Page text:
Tuesday, 3 June 2003

Islamabad (Fides Service) – There is disappointment and concern among the Christians in Pakistan since the Sharia Muslim law was introduced in the North West Frontier Province on the border with Afghanistan. This is the first time the strict code has been in force in Pakistan in the country’s history. Father Jacob Dogra, of the diocese of Islamabad-Rawalpindi, which covers the whole Province told Fides Service: “We are in God’s hands. We are very concerned we never imagined that the bill would be approved by the legislative council. Some fundamentalist Muslim leaders in the region have been playing on the sentiments of the people. Now we must wait and see the consequences of the application of Sharia law for the Christian community”.
Islamabad-Rawalpindi diocese has a population of about 35 million including 250,000 Catholics many of whom are deeply committed in education, assistance, with schools of various grades and training institutes and hospitals. “Christians here live in peace – says Father Dogra. Except for a few sporadic episode of violence in the past, Christian work and live in harmony with Muslims, in an atmosphere here is friendship and dialogue. However, undoubtedly there are some fanatic groups determined to instigate religious hatred. We hope they do not succeed and we are working for this. The adoption of Sharia Law is of course a reason for concern. We must wait and see the reaction of the ordinary people. But we put everything with confidence in the hands of God”.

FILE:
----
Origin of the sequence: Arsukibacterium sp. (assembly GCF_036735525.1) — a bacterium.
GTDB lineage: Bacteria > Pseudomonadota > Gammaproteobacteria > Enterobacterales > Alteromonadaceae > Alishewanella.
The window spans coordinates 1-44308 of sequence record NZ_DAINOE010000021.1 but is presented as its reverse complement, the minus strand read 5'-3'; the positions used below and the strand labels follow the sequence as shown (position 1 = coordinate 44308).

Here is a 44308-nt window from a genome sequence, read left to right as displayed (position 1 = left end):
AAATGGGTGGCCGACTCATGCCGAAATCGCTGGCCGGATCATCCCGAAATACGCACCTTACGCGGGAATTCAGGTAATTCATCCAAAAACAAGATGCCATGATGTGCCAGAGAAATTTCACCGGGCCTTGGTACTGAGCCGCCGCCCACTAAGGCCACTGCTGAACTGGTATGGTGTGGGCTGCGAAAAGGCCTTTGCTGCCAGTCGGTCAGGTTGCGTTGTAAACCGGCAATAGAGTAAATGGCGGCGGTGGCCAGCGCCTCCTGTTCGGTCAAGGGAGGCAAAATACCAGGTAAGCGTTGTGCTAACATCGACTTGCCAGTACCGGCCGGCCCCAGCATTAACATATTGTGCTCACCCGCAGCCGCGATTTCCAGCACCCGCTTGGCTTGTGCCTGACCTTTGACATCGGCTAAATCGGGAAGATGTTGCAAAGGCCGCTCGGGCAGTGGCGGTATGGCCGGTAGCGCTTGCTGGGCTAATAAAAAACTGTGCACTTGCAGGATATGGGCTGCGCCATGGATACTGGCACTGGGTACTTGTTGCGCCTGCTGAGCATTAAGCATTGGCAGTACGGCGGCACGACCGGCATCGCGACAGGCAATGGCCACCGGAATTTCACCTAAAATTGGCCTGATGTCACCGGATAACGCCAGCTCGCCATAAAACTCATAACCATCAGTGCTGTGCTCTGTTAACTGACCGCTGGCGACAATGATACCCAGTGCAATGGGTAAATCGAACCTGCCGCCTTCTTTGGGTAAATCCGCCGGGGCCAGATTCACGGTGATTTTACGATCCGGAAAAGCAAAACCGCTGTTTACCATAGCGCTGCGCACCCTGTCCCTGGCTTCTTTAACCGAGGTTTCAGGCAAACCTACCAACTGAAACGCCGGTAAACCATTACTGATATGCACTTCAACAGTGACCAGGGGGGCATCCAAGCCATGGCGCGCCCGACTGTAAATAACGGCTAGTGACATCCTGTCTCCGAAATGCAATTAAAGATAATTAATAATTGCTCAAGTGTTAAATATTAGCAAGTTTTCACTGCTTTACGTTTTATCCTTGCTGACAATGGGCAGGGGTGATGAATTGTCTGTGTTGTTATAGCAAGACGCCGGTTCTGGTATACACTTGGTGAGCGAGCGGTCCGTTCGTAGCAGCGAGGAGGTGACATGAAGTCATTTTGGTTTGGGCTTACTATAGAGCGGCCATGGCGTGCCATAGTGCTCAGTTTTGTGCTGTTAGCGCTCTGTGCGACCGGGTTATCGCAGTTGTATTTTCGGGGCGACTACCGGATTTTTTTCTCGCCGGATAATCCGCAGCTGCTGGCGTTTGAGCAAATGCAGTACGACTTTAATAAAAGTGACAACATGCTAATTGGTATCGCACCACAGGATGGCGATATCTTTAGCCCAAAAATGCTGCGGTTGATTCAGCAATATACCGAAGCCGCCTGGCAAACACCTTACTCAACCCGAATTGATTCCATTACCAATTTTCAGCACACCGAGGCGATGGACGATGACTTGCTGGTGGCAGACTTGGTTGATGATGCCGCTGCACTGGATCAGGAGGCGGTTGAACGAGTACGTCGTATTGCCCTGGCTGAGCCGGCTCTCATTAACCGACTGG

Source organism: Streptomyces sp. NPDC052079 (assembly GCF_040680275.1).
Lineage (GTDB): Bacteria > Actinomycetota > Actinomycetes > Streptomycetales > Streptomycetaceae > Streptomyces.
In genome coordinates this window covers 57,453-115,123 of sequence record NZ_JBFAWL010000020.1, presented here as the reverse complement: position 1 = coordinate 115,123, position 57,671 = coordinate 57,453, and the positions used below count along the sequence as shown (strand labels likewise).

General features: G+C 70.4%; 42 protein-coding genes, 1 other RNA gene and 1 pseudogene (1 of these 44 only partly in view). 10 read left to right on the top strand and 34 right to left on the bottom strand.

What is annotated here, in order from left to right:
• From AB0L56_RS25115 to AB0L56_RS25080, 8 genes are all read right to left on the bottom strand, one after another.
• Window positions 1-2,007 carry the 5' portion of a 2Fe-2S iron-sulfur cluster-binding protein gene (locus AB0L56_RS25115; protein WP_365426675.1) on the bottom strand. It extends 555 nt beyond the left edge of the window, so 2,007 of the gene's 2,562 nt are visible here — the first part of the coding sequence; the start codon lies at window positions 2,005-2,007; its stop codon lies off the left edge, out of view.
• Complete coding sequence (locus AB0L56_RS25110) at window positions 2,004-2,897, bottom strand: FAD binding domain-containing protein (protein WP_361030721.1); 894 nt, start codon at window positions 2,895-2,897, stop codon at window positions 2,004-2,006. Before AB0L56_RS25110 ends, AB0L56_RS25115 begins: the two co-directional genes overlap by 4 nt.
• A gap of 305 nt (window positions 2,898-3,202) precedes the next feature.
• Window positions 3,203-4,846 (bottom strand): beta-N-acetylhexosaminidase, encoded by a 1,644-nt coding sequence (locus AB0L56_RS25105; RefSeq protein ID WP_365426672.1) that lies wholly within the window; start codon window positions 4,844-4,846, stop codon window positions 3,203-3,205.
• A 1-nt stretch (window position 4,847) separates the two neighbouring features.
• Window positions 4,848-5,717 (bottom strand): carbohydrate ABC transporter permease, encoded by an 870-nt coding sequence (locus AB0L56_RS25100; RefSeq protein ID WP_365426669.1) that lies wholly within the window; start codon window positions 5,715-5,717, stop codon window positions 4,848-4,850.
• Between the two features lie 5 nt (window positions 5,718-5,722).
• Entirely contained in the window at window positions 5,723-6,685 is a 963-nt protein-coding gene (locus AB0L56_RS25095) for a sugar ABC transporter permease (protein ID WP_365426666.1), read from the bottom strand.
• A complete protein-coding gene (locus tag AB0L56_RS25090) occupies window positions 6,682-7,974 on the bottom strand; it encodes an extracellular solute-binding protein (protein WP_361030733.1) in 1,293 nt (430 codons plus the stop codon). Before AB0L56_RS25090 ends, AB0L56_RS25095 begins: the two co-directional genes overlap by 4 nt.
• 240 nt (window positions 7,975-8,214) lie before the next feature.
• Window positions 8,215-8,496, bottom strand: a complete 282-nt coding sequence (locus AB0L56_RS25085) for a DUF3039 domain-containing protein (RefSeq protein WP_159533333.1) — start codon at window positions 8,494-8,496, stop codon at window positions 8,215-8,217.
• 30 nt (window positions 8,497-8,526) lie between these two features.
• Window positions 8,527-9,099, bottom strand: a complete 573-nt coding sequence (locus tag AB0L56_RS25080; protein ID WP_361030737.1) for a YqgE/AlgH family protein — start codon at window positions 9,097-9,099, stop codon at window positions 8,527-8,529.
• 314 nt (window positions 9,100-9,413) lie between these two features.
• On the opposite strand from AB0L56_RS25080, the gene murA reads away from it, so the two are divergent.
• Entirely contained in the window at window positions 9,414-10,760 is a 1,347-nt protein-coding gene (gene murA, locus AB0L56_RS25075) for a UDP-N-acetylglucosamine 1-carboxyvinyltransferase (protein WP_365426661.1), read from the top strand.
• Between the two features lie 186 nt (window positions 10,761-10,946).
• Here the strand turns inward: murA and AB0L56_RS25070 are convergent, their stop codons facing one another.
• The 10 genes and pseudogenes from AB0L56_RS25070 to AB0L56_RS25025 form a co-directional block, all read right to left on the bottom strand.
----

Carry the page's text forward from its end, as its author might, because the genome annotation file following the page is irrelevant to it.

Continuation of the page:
With a unanimous vote legislators on 2 June passed a Bill to introduce Sharia Law in North West Frontier Province which is dominated by the Muttahida Majlis-e-Amal coalition of six Muslim parties which swept to power in October 2002, and is criticised by human rights groups who fear a re-run of the Taleban. NWF Province’s First Minister Akram Durrani has announced: “People who fail to observe Sharia Law will have no place in our Province”. Sharia Law applies harsh punishments such as amputation of a limb for stealing and stoning for adultery, moreover it enforces the compulsory study of the Muslim religion in schools.
The first reactions contrary to the Bill came from the civil society and moderate Muslim groups. In protest the Province’s 24 mayors, mostly Muslims, will resign, it was announced by Azam Afridi, mayor of Peshawar. Human rights groups fear most of all for the rights of women. Pervez Rafiq of the All Pakistan Minorities Alliance comprised of Christians, Hindus and Sikhs. Has strongly criticised the move, he says “religion must not interfere with politics”.
Some organisations are considering an appeal to the Federal Court on the grounds that Sharia Law is contrary to Pakistan’s Constitution and the will of its Founder Ali Jinnah who established the country in 1947 as a secular state which guarantees the rights of religious minorities. Religious minorities in Pakistan recall 1999 when they led a successful campaign against the introduction of Sharia Law, and stopped the Federal parliament from approving an amendment to the Constitution which would have subjected to whole country to the Koran.
In Pakistan there are 3 million Christians (1,2 million Catholics) among a population of 140 million 96% Muslim. PA (Fides Service 3/6/2003 EM lines 45 Words: 510)